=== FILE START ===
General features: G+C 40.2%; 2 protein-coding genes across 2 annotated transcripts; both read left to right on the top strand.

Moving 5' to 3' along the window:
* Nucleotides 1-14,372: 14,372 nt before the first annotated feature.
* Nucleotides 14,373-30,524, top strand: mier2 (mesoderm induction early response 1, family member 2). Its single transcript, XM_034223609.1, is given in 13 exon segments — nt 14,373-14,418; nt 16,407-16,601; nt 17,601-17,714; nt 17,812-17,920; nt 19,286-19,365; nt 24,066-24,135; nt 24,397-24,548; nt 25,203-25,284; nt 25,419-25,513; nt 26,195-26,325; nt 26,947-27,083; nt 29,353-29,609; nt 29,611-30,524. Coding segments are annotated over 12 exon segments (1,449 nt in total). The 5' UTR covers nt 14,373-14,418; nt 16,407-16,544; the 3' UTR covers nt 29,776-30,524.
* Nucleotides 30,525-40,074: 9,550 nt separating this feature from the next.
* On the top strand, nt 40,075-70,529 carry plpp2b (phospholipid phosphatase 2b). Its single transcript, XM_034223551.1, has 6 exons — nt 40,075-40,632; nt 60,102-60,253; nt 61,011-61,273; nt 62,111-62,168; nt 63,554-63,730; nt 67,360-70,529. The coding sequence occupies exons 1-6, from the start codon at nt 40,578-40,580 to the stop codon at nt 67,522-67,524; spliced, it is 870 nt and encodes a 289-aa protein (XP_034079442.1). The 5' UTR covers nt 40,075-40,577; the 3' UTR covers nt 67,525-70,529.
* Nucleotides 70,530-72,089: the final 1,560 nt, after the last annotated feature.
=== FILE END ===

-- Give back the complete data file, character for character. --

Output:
General features: G+C 40.2%; 2 protein-coding genes across 2 annotated transcripts; both read left to right on the top strand.

Moving 5' to 3' along the window:
* Nucleotides 1-14,372: 14,372 nt before the first annotated feature.
* Nucleotides 14,373-30,524, top strand: mier2 (mesoderm induction early response 1, family member 2). Its single transcript, XM_034223609.1, is given in 13 exon segments — nt 14,373-14,418; nt 16,407-16,601; nt 17,601-17,714; nt 17,812-17,920; nt 19,286-19,365; nt 24,066-24,135; nt 24,397-24,548; nt 25,203-25,284; nt 25,419-25,513; nt 26,195-26,325; nt 26,947-27,083; nt 29,353-29,609; nt 29,611-30,524. Coding segments are annotated over 12 exon segments (1,449 nt in total). The 5' UTR covers nt 14,373-14,418; nt 16,407-16,544; the 3' UTR covers nt 29,776-30,524.
* Nucleotides 30,525-40,074: 9,550 nt separating this feature from the next.
* On the top strand, nt 40,075-70,529 carry plpp2b (phospholipid phosphatase 2b). Its single transcript, XM_034223551.1, has 6 exons — nt 40,075-40,632; nt 60,102-60,253; nt 61,011-61,273; nt 62,111-62,168; nt 63,554-63,730; nt 67,360-70,529. The coding sequence occupies exons 1-6, from the start codon at nt 40,578-40,580 to the stop codon at nt 67,522-67,524; spliced, it is 870 nt and encodes a 289-aa protein (XP_034079442.1). The 5' UTR covers nt 40,075-40,577; the 3' UTR covers nt 67,525-70,529.
* Nucleotides 70,530-72,089: the final 1,560 nt, after the last annotated feature.